Using cob on such a large scale (the walls are three-feet thick) had never been attempted before in this country. However, the mechanics of the job did not deter Kevin, in spite of the rainy summer of 2012. He set about drafting in his trusty band of workers to erect the walls and dig the foundations, which run for more than a quarter of a mile.

Wooden drawbridge pathway leading to main entrance with wooden archway of Grand Designs cob house

The house is accessed by a wooden bridge that leads to the entrance hall. Photo: Mark Bolton

Financial struggles

It was the financial aspect that presented the greatest hurdle. In 2013, Kevin’s original budget of £350,000, raised by borrowing against his existing home – also a cob-build, which he had shared with his former wife, Rose – had run out. The couple decided to put the home up for sale, but the first offer was withdrawn. Not long afterwards, Kevin and Rose split up and then divorced.

After almost three years of work, not a single room in the new house was habitable. Progress faltered as Kevin struggled to combine finishing his project with the need to earn some money. ‘All the proceeds from the eventual sale of the original home went to the divorce settlement,’ Kevin explains. ‘And to my surprise, because I’d been working on Dingle Dell for three years, I discovered that my business had not made a profit, which meant I couldn’t borrow from any banks. In fact, I found myself needing to borrow from friends.’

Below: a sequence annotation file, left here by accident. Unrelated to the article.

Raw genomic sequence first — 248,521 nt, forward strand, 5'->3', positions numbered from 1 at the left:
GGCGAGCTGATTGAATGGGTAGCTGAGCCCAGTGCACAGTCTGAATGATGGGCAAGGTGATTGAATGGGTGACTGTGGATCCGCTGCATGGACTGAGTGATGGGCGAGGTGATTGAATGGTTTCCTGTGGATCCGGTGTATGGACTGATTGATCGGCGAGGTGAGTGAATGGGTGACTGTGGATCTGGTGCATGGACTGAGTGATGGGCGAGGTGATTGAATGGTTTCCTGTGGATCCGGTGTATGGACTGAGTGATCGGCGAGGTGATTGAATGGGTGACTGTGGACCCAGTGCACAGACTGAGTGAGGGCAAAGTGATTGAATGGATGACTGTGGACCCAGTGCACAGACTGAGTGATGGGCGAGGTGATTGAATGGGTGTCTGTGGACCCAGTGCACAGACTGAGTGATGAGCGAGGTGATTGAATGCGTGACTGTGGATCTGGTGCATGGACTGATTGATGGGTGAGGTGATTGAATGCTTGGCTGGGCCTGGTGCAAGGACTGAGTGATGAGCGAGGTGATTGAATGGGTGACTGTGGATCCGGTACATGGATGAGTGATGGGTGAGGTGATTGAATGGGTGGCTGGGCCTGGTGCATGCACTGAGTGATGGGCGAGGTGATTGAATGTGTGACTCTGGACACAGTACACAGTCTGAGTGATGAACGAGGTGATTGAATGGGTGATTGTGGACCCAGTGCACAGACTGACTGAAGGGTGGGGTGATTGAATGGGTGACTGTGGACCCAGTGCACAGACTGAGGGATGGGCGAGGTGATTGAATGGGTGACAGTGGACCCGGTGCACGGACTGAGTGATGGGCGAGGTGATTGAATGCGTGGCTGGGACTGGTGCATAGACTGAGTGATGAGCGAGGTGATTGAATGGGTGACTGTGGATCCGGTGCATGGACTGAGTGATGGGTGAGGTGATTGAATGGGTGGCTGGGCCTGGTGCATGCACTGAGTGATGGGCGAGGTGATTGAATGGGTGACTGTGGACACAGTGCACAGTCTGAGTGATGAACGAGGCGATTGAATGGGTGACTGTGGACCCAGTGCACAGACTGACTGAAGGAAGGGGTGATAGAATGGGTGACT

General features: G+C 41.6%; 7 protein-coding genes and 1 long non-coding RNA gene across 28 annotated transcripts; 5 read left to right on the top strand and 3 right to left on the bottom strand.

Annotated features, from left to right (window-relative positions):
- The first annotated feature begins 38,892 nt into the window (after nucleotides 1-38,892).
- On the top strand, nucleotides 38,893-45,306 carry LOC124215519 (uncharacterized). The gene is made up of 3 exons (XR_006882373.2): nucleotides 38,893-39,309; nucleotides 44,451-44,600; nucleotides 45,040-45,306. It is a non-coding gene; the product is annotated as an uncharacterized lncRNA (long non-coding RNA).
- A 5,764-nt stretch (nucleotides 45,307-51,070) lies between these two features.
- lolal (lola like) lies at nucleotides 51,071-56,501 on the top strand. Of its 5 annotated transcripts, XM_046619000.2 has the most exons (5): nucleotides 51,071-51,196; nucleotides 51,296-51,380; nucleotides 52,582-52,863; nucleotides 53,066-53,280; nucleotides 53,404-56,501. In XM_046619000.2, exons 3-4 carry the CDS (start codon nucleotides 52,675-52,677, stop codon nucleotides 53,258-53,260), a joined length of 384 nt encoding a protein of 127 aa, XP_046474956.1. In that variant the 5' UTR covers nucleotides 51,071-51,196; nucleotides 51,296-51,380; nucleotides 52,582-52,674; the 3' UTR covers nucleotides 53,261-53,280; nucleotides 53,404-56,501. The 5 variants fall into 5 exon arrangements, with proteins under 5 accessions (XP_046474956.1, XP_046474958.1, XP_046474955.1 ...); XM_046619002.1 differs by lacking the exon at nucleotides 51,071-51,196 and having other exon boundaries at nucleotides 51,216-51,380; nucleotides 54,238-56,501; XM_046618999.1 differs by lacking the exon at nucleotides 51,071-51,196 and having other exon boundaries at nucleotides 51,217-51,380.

Cob fireplace with brown leather sofa, wooden coffee table decorated with vibrant bouquet and blue striped rug

The living room features a twin log store on either side of the cob fireplace. Photo: Mark Bolton

In the last episode of the 2018 series, Kevin McCloud returned to the Grand Designs cob house to meet Kevin McCabe, the man who wanted to build one of the biggest houses in Grand Designs history. McCabe took a vow that his build would meet the highest standards of sustainability. He also declared that he would build most of it with his bare hands – out of mud.

He is known as ‘the king of cob’, but building his cob castle in the East Devon countryside presented McCabe with the greatest challenge of his life. During the nine years it took to complete the gargantuan 1,250 square-metre cob house, McCabe’s marriage of 30 years ended in divorce. He also found himself living in a caravan and borrowing money from friends to meet his financial obligations.

In the face of masterminding the building of Dingle Dell, a modern manor house inspired by the work of Spanish architect Gaudi and South American earth homes, some men would have crumbled. But not 56-year-old Kevin, whose demeanour belies decades of hard graft and ambition.

East Devon cob house from the 2018 series of Grand Designs -tv-houses-granddesignsmagazine.com